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I am trying to learn Code First EF6 and I am confused regarding DBContext.

The database I will be working on contains 800+ tables, while when working of specific parts of the application I am only dealing with 1-10 tables.

So my question is; would not having a DBContext involving 800+ Classes have a big negative impact on system resources?

I guess I am new to this technology and confused regarding the actual meaning of the information that I am taking in during my research.

Thank you.

NOTE: Thank you for your inputs. Please take a look at this post: Using multiple DbContexts with a generic repository and unit of work. There it states I cannot have tables in separate contexts that relate to each other?!

But in a real world scenerio my understanding is that it is common to break up the table relationships in focused areas, how is this done in Code First EF? Thanks again.

3
  • Just use DB first approach and import the entities that are required. – Ric Dec 30 '16 at 14:44
  • 1
    you dont want one model with 800+ table objects. You can have multiple dbcontext models. You can create one model for dealing with staff, and another for dealing with courses, or whatever other areas your project deals with – JamieD77 Dec 30 '16 at 15:01
  • Updated my answer – Masoud Andalibi Dec 30 '16 at 17:01
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You only need the tables you are working with in your db context (if the db already exists). The only reason you'd need a db context with all the tables would be if you want to recreate the whole db from scratch.

Take a look at the bounded context pattern from DDD: http://martinfowler.com/bliki/BoundedContext.html

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  • Great link! Focuses on what my question is all about. Could you kindly point me to the right direction regarding its implementation in a Code-First Entity Framework environment? Thanks. – Guygar Dec 31 '16 at 18:40
3

Updated

If you are using Repository Pattern, you cannot go make multiple DbContext, You Create One Generic, And pass it to your Generic Repository like below :

public class Repository<T> : IRepository<T>
    where T : EntityBase
{
    internal MyDbContext context;
    internal DbSet<T> dbSet; 

    public Repository()
    {
        context = new MyDbContext();
        this.dbSet = context.Set<T>();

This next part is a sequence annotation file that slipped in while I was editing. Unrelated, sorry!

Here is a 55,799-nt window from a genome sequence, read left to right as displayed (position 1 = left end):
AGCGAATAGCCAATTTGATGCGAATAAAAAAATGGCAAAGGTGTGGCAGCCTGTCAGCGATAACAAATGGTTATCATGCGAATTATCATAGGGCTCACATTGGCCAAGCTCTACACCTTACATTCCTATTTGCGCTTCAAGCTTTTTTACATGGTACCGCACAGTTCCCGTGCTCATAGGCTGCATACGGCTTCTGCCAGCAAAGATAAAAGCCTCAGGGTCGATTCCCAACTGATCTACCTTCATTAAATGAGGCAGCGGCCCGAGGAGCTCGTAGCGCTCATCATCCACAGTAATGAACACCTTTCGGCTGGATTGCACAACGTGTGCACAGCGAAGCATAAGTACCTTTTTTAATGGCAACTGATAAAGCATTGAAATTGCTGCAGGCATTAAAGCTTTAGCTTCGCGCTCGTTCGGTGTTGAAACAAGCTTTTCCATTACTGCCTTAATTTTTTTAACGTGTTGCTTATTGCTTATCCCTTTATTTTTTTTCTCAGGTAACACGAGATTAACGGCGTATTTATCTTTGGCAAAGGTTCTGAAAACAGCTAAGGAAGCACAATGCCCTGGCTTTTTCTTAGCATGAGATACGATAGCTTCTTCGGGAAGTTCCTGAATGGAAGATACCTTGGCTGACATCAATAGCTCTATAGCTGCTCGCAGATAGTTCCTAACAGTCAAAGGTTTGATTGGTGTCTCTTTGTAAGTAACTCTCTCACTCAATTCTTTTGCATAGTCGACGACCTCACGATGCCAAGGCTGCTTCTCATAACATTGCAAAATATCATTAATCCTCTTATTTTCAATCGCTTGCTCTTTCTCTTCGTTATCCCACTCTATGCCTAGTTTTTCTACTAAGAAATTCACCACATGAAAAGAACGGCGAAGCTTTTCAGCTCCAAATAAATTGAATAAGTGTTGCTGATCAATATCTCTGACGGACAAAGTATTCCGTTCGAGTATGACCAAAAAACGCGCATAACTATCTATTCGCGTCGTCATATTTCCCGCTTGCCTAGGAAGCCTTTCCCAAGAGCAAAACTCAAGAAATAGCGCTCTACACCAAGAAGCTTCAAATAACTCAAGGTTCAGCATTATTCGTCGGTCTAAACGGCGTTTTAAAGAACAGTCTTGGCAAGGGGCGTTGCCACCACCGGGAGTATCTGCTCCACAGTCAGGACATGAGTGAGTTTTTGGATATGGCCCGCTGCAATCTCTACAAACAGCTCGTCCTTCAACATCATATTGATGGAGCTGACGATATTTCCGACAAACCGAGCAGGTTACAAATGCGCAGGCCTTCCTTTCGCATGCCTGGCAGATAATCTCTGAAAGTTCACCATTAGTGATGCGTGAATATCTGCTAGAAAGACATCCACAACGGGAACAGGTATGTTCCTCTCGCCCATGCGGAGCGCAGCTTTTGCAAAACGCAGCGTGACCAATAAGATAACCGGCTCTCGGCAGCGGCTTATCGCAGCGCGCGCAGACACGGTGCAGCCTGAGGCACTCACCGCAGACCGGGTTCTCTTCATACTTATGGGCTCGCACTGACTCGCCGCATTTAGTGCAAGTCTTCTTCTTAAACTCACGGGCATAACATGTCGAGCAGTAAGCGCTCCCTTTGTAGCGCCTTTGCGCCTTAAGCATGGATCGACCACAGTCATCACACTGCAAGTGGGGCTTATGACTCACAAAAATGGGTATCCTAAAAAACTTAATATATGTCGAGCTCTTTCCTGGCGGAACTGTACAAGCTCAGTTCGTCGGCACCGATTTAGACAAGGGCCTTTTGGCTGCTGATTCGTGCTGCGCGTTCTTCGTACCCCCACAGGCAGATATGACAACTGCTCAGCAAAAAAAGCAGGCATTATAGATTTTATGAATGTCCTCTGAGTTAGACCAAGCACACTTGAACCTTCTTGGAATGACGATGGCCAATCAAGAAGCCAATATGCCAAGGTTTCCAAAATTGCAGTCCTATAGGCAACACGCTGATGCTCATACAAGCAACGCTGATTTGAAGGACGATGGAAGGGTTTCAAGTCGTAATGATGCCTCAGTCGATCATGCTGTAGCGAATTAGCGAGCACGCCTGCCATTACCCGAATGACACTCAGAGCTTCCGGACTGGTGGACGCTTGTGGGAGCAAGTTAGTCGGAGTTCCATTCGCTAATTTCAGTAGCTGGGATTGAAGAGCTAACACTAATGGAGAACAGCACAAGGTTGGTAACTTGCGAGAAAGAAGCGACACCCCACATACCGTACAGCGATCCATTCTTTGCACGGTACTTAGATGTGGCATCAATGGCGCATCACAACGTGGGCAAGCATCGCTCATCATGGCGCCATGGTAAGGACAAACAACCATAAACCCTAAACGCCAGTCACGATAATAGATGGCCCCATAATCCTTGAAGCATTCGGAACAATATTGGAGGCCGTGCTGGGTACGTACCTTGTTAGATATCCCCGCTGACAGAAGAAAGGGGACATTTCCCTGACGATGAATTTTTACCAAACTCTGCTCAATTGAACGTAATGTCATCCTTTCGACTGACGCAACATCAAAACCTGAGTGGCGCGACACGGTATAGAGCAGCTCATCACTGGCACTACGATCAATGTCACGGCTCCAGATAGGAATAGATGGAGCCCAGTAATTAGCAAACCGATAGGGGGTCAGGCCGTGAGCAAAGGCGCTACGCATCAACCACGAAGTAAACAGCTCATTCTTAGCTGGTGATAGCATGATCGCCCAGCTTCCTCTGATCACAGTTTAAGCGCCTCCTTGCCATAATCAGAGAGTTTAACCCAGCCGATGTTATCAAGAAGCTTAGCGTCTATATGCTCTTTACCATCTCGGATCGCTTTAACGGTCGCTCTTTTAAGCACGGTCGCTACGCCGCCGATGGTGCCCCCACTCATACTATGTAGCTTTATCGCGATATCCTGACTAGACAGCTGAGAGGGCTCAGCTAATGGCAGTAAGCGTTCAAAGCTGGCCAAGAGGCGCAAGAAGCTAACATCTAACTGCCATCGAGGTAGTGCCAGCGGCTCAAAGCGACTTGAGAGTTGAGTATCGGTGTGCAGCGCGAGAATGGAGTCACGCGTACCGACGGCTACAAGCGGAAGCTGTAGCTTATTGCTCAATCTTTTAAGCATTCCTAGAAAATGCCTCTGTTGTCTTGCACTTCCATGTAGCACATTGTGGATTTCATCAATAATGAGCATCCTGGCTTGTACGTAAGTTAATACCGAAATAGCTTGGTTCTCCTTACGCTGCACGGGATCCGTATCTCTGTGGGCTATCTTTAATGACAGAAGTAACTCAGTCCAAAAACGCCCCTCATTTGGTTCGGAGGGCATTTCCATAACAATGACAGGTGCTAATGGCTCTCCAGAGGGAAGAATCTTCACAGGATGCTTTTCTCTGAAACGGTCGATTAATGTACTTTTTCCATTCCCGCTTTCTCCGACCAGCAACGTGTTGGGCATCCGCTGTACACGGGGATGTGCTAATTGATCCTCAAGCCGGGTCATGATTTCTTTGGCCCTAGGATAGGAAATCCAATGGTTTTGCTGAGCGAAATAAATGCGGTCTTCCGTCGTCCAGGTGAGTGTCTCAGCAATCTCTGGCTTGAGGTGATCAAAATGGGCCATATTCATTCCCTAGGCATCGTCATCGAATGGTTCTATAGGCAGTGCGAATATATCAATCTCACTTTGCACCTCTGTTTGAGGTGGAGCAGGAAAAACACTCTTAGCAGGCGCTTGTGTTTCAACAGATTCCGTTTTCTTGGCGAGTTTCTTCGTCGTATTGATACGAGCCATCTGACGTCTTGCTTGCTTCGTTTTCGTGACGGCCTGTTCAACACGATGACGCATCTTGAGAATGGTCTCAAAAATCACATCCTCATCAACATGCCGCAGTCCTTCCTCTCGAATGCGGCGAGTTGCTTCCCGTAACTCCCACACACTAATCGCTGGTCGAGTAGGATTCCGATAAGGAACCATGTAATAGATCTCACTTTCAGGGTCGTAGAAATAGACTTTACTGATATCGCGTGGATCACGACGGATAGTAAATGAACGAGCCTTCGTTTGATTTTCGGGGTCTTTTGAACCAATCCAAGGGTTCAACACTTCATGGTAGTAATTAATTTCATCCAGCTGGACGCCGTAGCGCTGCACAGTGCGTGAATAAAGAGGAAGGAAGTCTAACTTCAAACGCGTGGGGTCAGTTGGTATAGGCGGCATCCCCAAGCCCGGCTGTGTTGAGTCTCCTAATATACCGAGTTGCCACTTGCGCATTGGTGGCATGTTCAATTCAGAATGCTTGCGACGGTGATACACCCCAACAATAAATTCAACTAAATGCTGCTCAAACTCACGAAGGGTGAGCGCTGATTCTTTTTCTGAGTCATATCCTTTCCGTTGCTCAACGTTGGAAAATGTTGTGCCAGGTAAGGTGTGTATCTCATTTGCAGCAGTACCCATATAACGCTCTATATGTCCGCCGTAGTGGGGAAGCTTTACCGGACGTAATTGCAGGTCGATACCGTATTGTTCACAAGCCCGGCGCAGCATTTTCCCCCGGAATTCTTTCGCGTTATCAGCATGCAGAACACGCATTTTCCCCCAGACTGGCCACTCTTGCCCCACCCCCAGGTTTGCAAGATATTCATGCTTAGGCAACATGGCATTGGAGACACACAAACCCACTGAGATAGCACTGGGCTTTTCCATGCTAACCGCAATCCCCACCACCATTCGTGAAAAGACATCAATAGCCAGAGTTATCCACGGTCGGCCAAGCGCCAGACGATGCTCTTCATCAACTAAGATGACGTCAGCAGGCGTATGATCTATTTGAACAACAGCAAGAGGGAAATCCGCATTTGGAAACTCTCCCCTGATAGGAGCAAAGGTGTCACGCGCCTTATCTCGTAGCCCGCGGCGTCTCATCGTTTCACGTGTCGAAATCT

}
    public void Add(T entity)
    {
        dbSet.Add(entity);
    }
    public void Delete(T entity)
    {
        dbSet.Remove(entity);
    }
    public void Delete(int id)
    {
        dbSet.Remove(dbSet.Find(id));
    }
    public T GetById(int id)
    {
        return dbSet.Find(id);
    }
    public IEnumerable<T> GetAll()
    {
        return dbSet.AsEnumerable();
    }
    public void Update(T entity)
    {
        dbSet.Attach(entity);
        context.Entry(entity).State = EntityState.Modified;
    }
    public void Save()
    {
        context.SaveChanges(); 
    }
}

And you should include your DbSets there as well.


If you are doing EF Code-First then its yours to design your POCO class based on how many are needed but no more. But based on what you said about 800 tables i think you may want to try Database-First Approach rather. i suggest you this article very carefully as it explain everything you need.

Update:

If you Approach this from DataBase-First: Ado.NET Entity Model Creates your DbContext for you! If you take a closer look at the .Edmx file it is basically your POCO Classes within.

Now if you try Code-First Approach, lets say you have this DbContext Class:

public class MyDbContext : DbContext
{
    public MyDbContext()
        : base("name=MyConnection")
    {
        Database.SetInitializer(new MigrateDatabaseToLatestVersion<MyDbContext, YourApplication.Migrations.Configuration>("MyConnection")); 
    }
    //Every time you need to add new Table you add them here.
    public DbSet<Users> Users { get; set; }

    protected override void OnModelCreating(ModelBuilder modelBuilder)
    {
        //And Map them here
        modelBuilder.Configurations.Add(new UsersMap());
    }
}

You just add a new DbSet<Class> to your DbContext like below:

    public DbSet<POCO CLASS> CLASS { get; set; }

And so on, i normally create a DbContext for Every Area i have in my MVC Application. So you can go like Admin Area -> AdminDbContext And so on.

2
  • What I am finding confusing is; We have a container app and within it there are many components (Client/Staff records, Courses, Business calender, Golf...), so how do I develop the application from this point of view i.e. do we keep adding new Classes to DBContext as our need grows? Thanks. – Guygar Dec 30 '16 at 14:53
  • @Guygar let me give you and example then. check back in afew mins – Masoud Andalibi Dec 30 '16 at 14:54

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